I.A.T.S.E. Local No. One Pension Fund v. General Electric Company, C.A. No. 11893-VCG (Del. Ch. Dec. 6, 2016) (Glasscock, V.C.)

In this memorandum opinion, the Court of Chancery rejected defendants’ argument that certain fiduciary duty claims asserted by a pension fund with respect to a squeeze out merger adhered to the stock received as consideration in the merger, and found that the pension fund had standing to pursue those fiduciary duty claims despite the fact that the pension fund had sold its stock following the consummation of the merger.

This dispute arose after a series of transactions in which General Electric (“GE”) merged its financial services subsidiary, General Electric Capital Corporation (“GECC”), into the parent company. As a result of the transactions, the holders of shares of GECC preferred stock ultimately received new shares of GE preferred stock. Despite assurances that the new preferred stock would be “of equivalent value,” the GE preferred stock was allegedly worth less due to lower dividend rates.

Former GECC preferred stockholders grew discontent and were eventually allowed to swap their GE preferred stock for other assets in exchange for the release of potential breach of fiduciary duty claims (the “Follow-on Exchange Offer”). Unfortunately for plaintiff, the pension fund sold its GE preferred stock after the merger, but before the Follow-on Exchange Offer was announced. As a result, plaintiff “was unable to benefit from the Follow-on Exchange Offer” and brought suit for breach of fiduciary duty, quasi appraisal, and materially misleading and incomplete disclosures. The Court summarily dispensed with the quasi appraisal and disclosure claims and moved on to consider the “core issue” of whether plaintiff had standing to assert a breach of duty claim.

In moving to dismiss, defendants argued that the Court’s recent decision in In re Activision Blizzard, Inc. Stockholder Litigation characterizes fiduciary duty claims as being non-personal, meaning the claim adheres to the stock and not the individual stockholder. Following this logic, defendants asserted that plaintiff sold its GE preferred stock and, along with it, any potential claim for breaches of fiduciary duty. The Court rejected this argument by finding the present case is distinguishable from the Court’s decision in Activision, and therefore denied defendants’ motion to dismiss.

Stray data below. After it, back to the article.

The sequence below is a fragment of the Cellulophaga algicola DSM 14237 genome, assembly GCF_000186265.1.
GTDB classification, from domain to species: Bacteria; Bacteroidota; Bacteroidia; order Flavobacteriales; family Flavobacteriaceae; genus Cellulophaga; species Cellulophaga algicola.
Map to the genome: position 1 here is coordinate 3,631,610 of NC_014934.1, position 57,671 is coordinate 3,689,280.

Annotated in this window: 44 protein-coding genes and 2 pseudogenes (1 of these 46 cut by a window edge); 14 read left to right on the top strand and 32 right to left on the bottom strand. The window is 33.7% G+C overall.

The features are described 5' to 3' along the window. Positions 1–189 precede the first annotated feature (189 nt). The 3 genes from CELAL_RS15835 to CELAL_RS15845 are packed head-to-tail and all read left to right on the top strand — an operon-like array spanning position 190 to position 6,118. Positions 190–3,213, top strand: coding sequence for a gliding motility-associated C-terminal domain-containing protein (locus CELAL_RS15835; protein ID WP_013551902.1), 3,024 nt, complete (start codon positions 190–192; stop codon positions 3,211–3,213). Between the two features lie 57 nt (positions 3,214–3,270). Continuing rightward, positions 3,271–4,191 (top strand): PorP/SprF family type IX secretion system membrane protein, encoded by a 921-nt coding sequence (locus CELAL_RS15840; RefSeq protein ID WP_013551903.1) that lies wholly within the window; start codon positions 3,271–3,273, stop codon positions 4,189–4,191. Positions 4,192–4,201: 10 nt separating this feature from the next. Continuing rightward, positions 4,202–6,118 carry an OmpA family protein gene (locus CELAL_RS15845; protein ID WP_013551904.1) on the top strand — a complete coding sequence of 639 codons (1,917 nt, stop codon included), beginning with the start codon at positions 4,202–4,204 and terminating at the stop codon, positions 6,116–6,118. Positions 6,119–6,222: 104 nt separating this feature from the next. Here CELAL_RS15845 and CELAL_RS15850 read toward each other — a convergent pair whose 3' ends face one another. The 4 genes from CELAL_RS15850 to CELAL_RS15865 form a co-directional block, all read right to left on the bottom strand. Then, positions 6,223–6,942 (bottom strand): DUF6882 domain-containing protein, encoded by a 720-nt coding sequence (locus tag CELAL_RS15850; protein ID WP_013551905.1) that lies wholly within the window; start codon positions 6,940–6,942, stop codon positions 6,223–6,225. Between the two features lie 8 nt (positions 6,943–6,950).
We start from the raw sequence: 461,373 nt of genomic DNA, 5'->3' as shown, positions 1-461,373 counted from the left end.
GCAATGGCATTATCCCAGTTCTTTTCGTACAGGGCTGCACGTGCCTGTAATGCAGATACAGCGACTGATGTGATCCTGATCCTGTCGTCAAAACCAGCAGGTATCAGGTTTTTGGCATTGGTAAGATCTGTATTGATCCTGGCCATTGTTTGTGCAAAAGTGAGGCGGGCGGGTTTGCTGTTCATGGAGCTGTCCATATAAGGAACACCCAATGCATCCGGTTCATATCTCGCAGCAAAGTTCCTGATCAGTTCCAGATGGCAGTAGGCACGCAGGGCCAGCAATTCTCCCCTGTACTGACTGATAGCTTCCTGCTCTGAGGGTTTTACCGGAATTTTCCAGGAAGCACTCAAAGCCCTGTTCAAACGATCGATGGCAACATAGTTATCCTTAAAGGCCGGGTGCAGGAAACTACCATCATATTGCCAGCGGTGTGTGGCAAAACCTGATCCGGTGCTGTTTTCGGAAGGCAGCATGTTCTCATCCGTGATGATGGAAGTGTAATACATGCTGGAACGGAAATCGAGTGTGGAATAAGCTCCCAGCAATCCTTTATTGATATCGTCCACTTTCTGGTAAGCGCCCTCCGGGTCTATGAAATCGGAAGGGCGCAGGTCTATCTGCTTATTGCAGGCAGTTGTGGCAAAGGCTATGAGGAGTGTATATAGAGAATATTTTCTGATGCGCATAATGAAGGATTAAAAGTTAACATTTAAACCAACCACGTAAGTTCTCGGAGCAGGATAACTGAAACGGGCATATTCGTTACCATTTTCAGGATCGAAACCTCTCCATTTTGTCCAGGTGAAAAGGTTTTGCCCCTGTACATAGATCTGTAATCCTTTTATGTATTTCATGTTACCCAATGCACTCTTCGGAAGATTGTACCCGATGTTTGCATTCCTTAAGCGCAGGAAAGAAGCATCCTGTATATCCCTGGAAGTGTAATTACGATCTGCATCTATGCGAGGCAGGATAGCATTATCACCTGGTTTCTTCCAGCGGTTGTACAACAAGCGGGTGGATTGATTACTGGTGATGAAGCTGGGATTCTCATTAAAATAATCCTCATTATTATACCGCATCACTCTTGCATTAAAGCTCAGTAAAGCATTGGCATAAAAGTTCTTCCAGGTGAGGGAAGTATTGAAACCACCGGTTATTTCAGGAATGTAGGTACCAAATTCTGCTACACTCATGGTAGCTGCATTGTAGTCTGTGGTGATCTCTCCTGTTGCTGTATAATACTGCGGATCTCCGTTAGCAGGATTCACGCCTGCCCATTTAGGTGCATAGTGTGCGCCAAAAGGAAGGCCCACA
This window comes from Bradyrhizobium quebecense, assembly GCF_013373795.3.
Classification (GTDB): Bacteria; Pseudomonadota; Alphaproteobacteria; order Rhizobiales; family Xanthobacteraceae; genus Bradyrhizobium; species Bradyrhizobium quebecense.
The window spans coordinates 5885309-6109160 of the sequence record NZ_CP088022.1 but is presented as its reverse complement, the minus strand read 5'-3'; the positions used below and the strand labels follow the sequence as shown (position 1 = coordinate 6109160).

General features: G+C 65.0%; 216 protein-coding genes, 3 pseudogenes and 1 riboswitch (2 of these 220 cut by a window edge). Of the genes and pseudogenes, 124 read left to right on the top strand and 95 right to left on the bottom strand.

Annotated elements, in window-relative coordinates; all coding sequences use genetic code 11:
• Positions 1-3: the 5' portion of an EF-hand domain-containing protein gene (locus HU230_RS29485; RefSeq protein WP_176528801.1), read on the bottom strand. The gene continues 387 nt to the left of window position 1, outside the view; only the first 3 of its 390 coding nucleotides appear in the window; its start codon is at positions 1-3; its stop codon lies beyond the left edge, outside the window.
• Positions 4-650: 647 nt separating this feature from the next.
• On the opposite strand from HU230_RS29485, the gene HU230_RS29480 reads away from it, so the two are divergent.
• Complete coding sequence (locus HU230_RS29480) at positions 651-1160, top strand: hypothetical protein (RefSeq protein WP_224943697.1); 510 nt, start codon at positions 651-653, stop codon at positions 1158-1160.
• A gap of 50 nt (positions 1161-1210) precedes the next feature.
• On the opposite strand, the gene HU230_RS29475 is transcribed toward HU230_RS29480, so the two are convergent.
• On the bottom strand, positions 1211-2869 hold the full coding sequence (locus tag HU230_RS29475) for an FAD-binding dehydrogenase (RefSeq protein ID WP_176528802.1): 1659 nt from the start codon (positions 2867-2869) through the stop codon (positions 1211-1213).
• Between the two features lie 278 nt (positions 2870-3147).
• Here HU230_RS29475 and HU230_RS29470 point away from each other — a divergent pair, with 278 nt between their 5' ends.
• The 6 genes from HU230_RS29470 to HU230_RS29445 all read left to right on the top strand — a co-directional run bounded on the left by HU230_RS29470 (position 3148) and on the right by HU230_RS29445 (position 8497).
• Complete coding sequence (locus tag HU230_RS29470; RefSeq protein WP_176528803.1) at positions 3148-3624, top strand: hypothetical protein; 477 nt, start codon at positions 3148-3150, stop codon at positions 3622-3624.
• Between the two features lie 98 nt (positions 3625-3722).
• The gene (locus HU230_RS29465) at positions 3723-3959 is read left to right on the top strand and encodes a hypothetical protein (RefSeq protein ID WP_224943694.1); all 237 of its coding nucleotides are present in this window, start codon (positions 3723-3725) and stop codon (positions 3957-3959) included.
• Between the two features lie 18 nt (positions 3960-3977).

According to the Court, the “Activision distinction is both more basic and more nuanced” than the argument put forth by defendants. Instead of creating new law, the Activision holding merely “represents a scholarly treatment of existing law” and is limited to situations in which a stockholder chooses to disassociate itself from the stockholder-corporate relationship and sells “into a market that ‘implicitly reflects the value of any prospective lawsuits.’”

The Court further acknowledged that it does not matter whether the transaction involves “a right to receive cash or, as here, the right to receive different stock in a different corporation.” In either event, the ongoing relationship is severed and any claims arising from the transaction will vest in the former stockholder. In reaching this conclusion, the Court relied on the non-voluntary termination of plaintiff’s interest in GECC and the market’s lack of awareness regarding the value of any potential claims in the price of the GE preferred stock. In contrast to Activision, plaintiff was involuntarily squeezed out in a merger and “nothing in the record indicates that the market . . . valued the potential breach-of-duty claim in the price of the stock.” As a result, the Court held that plaintiff should retain its breach of duty claim and “has standing to seek redress for any injury that arose from the forced conversion of its interest in GECC.”

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